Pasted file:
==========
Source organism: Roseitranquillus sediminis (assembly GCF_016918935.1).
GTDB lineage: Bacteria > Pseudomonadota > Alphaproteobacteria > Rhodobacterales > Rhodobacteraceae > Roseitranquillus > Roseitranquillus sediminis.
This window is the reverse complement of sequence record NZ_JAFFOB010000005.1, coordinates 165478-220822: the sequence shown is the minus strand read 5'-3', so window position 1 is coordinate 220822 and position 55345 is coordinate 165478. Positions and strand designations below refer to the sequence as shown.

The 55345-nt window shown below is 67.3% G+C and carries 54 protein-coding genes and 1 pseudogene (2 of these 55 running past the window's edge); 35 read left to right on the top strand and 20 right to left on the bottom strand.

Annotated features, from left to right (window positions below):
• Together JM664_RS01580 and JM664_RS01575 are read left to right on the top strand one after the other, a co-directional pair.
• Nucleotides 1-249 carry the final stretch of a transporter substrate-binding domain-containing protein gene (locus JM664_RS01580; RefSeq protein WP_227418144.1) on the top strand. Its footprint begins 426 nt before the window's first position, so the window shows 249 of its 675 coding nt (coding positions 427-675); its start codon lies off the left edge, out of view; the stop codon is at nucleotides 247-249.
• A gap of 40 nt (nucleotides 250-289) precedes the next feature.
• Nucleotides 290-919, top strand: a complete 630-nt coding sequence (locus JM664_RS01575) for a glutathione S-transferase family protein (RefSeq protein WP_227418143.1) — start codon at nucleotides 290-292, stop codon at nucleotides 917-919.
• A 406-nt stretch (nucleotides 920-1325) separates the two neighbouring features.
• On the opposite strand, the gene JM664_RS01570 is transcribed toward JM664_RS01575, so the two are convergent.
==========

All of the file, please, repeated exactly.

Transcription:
Source organism: Roseitranquillus sediminis (assembly GCF_016918935.1).
GTDB lineage: Bacteria > Pseudomonadota > Alphaproteobacteria > Rhodobacterales > Rhodobacteraceae > Roseitranquillus > Roseitranquillus sediminis.
This window is the reverse complement of sequence record NZ_JAFFOB010000005.1, coordinates 165478-220822: the sequence shown is the minus strand read 5'-3', so window position 1 is coordinate 220822 and position 55345 is coordinate 165478. Positions and strand designations below refer to the sequence as shown.

The 55345-nt window shown below is 67.3% G+C and carries 54 protein-coding genes and 1 pseudogene (2 of these 55 running past the window's edge); 35 read left to right on the top strand and 20 right to left on the bottom strand.

Annotated features, from left to right (window positions below):
• Together JM664_RS01580 and JM664_RS01575 are read left to right on the top strand one after the other, a co-directional pair.
• Nucleotides 1-249 carry the final stretch of a transporter substrate-binding domain-containing protein gene (locus JM664_RS01580; RefSeq protein WP_227418144.1) on the top strand. Its footprint begins 426 nt before the window's first position, so the window shows 249 of its 675 coding nt (coding positions 427-675); its start codon lies off the left edge, out of view; the stop codon is at nucleotides 247-249.
• A gap of 40 nt (nucleotides 250-289) precedes the next feature.
• Nucleotides 290-919, top strand: a complete 630-nt coding sequence (locus JM664_RS01575) for a glutathione S-transferase family protein (RefSeq protein WP_227418143.1) — start codon at nucleotides 290-292, stop codon at nucleotides 917-919.
• A 406-nt stretch (nucleotides 920-1325) separates the two neighbouring features.
• On the opposite strand, the gene JM664_RS01570 is transcribed toward JM664_RS01575, so the two are convergent.